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How Can Using Home Sauna Every Day Benefit Your Mental Health?

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Sauna, in certain cultures, dates back thousands of years. The history of the sauna is closely associated with Finnish culture. Harvard Health Publications also reports that ‘sweat houses’, much like modern saunas, can be traced back to 3000 years ago in the Mayan civilisation. Saunas are also very popular in the US.

Studies have found that saunas might have several health benefits. Sweating has been used as an indigenous form of therapy for a long time in different parts of the world. It is believed that using a sauna can improve your cardiovascular health. Ongoing research also indicates that sauna can benefit our mental health too. 

What is a home sauna?

A sauna, or sudatory, is a small room or a stand-alone hut that is equipped with heating devices. The temperature inside the hut can be raised to 100-140 degrees F to induce sweating. Home saunas are usually of two types: dry saunas and wet saunas. 

A dry sauna uses wood, gas, or electricity to heat the room. Sometimes, infrared lamps are also used to heat the user’s body directly and induce perspiration. On the other hand, a wet sauna is fitted with water boilers. The boilers emit moist steam that heats the air of the sauna chamber. Dry home saunas are more popular than steam saunas. 

Here’s how using a home sauna can help improve our mental health:

It helps enhance mood and relieve depression

Evidence shows that the sauna can help elevate mood. Experts believe that sweating triggers the release of endorphins, which in turn, induce a euphoric feeling. Thus, using a home sauna daily can make you feel happy and content in your life. 

Doctors have also found that sauna can potentially benefit people coping with depression. A study has shown that exposure to infrared sauna lamps can significantly reduce the symptoms of depression. It can be assumed that regular use of a sauna can have a similar effect as any conventional antidepressant treatment. Sauna treatments have also reduced depression in cancer patients.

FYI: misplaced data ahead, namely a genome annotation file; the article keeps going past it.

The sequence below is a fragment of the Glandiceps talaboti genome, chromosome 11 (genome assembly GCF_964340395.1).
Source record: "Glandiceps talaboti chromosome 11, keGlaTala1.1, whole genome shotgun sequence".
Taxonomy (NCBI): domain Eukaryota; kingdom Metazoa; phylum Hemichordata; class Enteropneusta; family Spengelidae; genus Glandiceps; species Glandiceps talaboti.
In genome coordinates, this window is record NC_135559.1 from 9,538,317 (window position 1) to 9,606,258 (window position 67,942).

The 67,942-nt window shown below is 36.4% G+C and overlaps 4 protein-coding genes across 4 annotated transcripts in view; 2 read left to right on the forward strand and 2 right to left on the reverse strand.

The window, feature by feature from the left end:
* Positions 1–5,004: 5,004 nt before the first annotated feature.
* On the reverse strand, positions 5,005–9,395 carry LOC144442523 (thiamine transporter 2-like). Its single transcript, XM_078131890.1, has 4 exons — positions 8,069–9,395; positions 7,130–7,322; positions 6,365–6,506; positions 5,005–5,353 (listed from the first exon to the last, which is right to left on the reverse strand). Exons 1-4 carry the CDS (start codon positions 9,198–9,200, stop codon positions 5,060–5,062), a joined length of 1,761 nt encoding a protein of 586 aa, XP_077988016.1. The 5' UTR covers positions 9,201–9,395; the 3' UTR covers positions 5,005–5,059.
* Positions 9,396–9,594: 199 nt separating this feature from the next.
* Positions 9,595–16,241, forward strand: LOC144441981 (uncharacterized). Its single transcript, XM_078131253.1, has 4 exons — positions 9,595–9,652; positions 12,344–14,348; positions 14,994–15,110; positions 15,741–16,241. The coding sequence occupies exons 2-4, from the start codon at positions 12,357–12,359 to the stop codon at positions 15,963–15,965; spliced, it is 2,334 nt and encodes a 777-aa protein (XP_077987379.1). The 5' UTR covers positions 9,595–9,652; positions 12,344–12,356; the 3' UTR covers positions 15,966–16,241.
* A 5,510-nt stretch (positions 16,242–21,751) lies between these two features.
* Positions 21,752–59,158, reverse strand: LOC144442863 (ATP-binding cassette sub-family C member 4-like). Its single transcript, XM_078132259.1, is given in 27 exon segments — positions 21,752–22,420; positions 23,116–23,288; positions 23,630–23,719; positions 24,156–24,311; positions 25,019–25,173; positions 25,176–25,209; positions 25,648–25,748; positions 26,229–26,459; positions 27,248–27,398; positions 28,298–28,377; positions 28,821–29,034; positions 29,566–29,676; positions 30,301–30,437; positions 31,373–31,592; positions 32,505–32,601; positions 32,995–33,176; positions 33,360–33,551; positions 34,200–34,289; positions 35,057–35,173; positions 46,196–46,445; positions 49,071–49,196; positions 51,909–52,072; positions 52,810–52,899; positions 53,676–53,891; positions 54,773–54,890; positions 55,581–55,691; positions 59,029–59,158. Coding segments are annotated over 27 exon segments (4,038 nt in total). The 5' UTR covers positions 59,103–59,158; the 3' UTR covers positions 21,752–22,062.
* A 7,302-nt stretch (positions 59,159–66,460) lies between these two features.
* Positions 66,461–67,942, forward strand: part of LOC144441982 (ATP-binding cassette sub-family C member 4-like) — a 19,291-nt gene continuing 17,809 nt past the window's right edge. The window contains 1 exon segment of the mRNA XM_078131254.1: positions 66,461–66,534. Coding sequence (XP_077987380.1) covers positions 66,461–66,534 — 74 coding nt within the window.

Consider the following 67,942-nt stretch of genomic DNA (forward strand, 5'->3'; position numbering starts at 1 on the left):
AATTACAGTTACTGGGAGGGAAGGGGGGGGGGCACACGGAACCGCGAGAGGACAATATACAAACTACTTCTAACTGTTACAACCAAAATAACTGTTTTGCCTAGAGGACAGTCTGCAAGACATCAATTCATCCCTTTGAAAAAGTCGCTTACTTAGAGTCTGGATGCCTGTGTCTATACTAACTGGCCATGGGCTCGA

It helps alleviate stress and anxiety

Evidence also shows that regular sauna use can help reduce cortisol (the stress hormone) levels in the body. High levels of cortisol are also associated with frequent anxiety bouts. A sauna helps increase relaxation and makes you feel calm by inducing endorphin synthesis. 

It stimulates beta-endorphins

Chronic pain makes you feel stressed and increases the risk of depression. Studies show that saunas can help boost the release of beta-endorphins, the pain-relieving neurotransmitters naturally produced in the body. These natural analgesics also help relieve migraine pain, fibromyalgia, etc. Consequently, it helps relieve stress and reduces discomfort. 

It increases the synthesis of the brain-derived neurotrophic factor

BDNF, or brain-derived neurotrophic factor, is a protein in the brain that is associated with nerve growth. It is responsible for changes related to learning and memory retention. Using a sauna increases the generation of BDNF. Higher levels of BDNF protect and repair the brain by increasing the growth of newer brain cells. Consequently, it uplifts mood and helps reduce the risk of mental diseases.

It may help with ADHD

Sauna use can also significantly increase the synthesis of noradrenaline, a hormone responsible for improving focus and attention span. A study shows that noradrenaline levels can increase by 310% when staying in a sauna till exhaustion. Scientists believe that this effect of sauna on the body can be utilized to manage ADHD, or Attention Deficit Hyperactivity Disorder. 

It reduces the risk of dementia

A 2016 Finnish study found that using saunas regularly can also decrease the risk of dementia. It can also be beneficial in preventing the development of Alzheimer’s disease. The study reported that participants who used saunas four to seven times a week had a 66% lesser risk of dementia than those who used saunas only once a week.

The bottom line

Sauna or sweat therapy is often considered an alternative treatment for various health conditions. It not only helps manage stress and anxiety but also helps relieve pain and fatigue, improve cardiovascular health and even improve sleep quality. Studies also show that using saunas regularly can help with the psychological symptoms of anorexia. 

Using a home sauna daily can significantly reduce the risk of mental diseases and improve your overall well-being. 

Ellen Diamond did her degree in psychology at the University of Hertfordshire. She is interested in mental health, wellness, and lifestyle.

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